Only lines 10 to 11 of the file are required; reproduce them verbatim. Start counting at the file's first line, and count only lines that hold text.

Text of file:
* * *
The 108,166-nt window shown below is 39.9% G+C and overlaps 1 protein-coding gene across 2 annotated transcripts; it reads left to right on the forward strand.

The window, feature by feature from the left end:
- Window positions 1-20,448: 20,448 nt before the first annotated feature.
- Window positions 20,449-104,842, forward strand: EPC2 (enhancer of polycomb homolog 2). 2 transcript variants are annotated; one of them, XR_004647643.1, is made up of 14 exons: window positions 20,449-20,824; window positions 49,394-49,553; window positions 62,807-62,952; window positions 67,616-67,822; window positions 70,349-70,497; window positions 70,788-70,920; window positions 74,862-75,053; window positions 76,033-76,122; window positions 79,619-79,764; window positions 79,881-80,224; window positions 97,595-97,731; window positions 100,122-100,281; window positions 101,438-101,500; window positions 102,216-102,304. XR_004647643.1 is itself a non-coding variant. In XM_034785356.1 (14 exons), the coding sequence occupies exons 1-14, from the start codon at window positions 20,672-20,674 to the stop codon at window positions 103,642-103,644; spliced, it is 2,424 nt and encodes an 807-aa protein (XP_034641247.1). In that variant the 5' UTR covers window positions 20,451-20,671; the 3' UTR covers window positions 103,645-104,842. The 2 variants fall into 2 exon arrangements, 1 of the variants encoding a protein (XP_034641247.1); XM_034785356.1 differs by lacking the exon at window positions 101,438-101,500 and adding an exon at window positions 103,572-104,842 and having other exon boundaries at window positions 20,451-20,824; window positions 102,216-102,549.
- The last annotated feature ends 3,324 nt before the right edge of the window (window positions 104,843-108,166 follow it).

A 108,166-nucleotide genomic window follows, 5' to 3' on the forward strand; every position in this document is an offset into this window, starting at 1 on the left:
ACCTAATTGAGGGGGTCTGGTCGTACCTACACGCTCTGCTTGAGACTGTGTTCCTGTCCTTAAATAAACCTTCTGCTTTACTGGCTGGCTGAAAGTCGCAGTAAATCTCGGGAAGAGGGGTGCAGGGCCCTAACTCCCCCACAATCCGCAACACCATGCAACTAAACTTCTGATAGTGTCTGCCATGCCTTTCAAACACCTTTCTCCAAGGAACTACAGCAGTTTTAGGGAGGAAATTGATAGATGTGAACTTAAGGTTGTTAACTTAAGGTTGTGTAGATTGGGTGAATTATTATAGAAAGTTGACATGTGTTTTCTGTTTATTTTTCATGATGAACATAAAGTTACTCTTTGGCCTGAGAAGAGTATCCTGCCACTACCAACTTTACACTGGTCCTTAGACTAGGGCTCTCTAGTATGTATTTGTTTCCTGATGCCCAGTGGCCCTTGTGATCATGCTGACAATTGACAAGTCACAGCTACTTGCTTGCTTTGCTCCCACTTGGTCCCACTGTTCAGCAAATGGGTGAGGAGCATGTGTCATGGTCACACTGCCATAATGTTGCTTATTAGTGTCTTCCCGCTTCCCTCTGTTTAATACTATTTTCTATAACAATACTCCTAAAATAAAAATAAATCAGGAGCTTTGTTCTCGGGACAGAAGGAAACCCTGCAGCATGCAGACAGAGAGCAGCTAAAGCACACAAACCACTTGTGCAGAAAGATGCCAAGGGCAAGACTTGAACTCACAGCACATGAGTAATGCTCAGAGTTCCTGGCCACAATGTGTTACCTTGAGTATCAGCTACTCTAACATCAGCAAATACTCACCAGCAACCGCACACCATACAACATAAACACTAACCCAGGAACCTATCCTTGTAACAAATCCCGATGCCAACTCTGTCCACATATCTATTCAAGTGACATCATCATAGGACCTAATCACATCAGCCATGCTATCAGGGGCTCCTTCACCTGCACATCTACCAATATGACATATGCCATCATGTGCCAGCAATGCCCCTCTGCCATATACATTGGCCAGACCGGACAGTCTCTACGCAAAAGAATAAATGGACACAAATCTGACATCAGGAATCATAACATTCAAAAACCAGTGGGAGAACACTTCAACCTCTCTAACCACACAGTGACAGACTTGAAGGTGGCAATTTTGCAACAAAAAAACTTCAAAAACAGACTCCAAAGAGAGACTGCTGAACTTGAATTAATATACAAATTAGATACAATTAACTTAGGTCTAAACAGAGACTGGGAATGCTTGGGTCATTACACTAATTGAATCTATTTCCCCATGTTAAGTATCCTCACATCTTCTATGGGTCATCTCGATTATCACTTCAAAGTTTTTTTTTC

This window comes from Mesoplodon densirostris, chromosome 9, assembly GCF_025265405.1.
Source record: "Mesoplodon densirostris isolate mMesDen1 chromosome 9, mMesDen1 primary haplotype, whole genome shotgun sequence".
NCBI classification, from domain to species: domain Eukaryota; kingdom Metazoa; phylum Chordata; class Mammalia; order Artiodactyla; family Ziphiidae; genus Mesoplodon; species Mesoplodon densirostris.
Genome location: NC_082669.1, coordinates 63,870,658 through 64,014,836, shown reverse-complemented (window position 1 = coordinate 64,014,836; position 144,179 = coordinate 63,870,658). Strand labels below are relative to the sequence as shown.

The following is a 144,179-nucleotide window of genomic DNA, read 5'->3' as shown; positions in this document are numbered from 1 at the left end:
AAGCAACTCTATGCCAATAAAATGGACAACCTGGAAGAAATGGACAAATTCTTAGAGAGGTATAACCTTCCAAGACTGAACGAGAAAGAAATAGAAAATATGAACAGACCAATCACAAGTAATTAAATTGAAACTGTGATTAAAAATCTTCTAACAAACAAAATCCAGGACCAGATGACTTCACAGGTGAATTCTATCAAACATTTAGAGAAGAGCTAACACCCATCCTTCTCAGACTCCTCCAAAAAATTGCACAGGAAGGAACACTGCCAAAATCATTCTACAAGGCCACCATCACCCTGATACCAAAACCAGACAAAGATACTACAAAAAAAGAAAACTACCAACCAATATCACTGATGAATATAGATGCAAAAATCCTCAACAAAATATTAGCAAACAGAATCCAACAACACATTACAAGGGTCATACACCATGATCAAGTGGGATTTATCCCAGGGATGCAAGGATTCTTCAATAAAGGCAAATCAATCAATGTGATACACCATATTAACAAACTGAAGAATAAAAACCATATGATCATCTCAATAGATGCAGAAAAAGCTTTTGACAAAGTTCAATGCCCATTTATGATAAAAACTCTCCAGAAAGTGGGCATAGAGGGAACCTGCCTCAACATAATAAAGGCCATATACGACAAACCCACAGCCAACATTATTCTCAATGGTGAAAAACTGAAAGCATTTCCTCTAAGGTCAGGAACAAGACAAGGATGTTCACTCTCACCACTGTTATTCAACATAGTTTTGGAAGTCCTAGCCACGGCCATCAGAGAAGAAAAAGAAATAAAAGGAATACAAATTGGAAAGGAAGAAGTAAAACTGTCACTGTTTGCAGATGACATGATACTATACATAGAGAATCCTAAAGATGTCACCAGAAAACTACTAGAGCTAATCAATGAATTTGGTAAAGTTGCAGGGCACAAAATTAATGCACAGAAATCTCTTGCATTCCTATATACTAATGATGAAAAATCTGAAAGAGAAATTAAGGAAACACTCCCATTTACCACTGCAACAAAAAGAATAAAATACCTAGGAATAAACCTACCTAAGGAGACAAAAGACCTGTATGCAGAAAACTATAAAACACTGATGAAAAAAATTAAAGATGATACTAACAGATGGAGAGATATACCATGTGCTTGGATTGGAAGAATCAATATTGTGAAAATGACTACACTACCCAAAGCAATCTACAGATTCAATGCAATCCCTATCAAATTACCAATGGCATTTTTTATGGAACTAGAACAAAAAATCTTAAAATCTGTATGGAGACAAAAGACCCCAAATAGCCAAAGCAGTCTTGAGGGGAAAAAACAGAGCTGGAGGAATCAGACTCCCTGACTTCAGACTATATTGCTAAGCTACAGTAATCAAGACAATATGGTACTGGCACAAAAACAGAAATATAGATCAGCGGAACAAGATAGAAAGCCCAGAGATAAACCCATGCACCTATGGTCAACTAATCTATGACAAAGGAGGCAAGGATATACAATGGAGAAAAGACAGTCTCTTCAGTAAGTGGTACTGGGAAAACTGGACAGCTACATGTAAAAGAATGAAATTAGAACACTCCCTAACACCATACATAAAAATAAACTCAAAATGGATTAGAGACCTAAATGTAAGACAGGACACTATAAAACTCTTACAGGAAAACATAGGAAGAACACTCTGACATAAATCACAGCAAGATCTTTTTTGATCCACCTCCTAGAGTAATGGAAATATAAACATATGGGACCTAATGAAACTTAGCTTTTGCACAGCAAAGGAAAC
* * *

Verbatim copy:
NCBI classification, from domain to species: domain Eukaryota; kingdom Metazoa; phylum Chordata; class Mammalia; order Artiodactyla; family Ziphiidae; genus Mesoplodon; species Mesoplodon densirostris.
Genome location: NC_082669.1, coordinates 63,870,658 through 64,014,836, shown reverse-complemented (window position 1 = coordinate 64,014,836; position 144,179 = coordinate 63,870,658). Strand labels below are relative to the sequence as shown.